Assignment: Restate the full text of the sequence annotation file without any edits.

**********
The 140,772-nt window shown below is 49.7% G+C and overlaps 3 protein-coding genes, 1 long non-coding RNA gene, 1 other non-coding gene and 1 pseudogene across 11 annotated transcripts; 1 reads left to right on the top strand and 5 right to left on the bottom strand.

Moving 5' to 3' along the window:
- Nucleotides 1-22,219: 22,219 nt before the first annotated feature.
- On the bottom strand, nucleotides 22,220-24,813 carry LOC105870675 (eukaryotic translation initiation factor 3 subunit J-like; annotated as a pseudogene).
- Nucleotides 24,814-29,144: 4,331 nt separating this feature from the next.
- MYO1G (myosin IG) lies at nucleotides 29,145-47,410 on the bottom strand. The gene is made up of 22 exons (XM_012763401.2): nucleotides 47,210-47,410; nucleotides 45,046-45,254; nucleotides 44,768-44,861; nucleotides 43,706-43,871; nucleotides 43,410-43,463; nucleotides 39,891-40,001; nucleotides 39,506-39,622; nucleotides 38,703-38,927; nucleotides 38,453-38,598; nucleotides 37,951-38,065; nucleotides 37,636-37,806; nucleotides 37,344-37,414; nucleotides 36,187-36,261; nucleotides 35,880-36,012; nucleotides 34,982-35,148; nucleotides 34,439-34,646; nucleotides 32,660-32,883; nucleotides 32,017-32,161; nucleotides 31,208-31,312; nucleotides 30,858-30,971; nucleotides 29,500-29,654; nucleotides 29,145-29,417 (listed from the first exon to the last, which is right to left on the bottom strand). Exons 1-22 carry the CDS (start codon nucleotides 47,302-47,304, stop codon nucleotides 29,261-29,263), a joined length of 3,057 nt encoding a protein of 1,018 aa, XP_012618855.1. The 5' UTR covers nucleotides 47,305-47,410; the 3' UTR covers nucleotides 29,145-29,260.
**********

The 140,772-nt window shown below is 49.7% G+C and overlaps 3 protein-coding genes, 1 long non-coding RNA gene, 1 other non-coding gene and 1 pseudogene across 11 annotated transcripts; 1 reads left to right on the top strand and 5 right to left on the bottom strand.

Moving 5' to 3' along the window:
- Nucleotides 1-22,219: 22,219 nt before the first annotated feature.
- On the bottom strand, nucleotides 22,220-24,813 carry LOC105870675 (eukaryotic translation initiation factor 3 subunit J-like; annotated as a pseudogene).
- Nucleotides 24,814-29,144: 4,331 nt separating this feature from the next.
- MYO1G (myosin IG) lies at nucleotides 29,145-47,410 on the bottom strand. The gene is made up of 22 exons (XM_012763401.2): nucleotides 47,210-47,410; nucleotides 45,046-45,254; nucleotides 44,768-44,861; nucleotides 43,706-43,871; nucleotides 43,410-43,463; nucleotides 39,891-40,001; nucleotides 39,506-39,622; nucleotides 38,703-38,927; nucleotides 38,453-38,598; nucleotides 37,951-38,065; nucleotides 37,636-37,806; nucleotides 37,344-37,414; nucleotides 36,187-36,261; nucleotides 35,880-36,012; nucleotides 34,982-35,148; nucleotides 34,439-34,646; nucleotides 32,660-32,883; nucleotides 32,017-32,161; nucleotides 31,208-31,312; nucleotides 30,858-30,971; nucleotides 29,500-29,654; nucleotides 29,145-29,417 (listed from the first exon to the last, which is right to left on the bottom strand). Exons 1-22 carry the CDS (start codon nucleotides 47,302-47,304, stop codon nucleotides 29,261-29,263), a joined length of 3,057 nt encoding a protein of 1,018 aa, XP_012618855.1. The 5' UTR covers nucleotides 47,305-47,410; the 3' UTR covers nucleotides 29,145-29,260.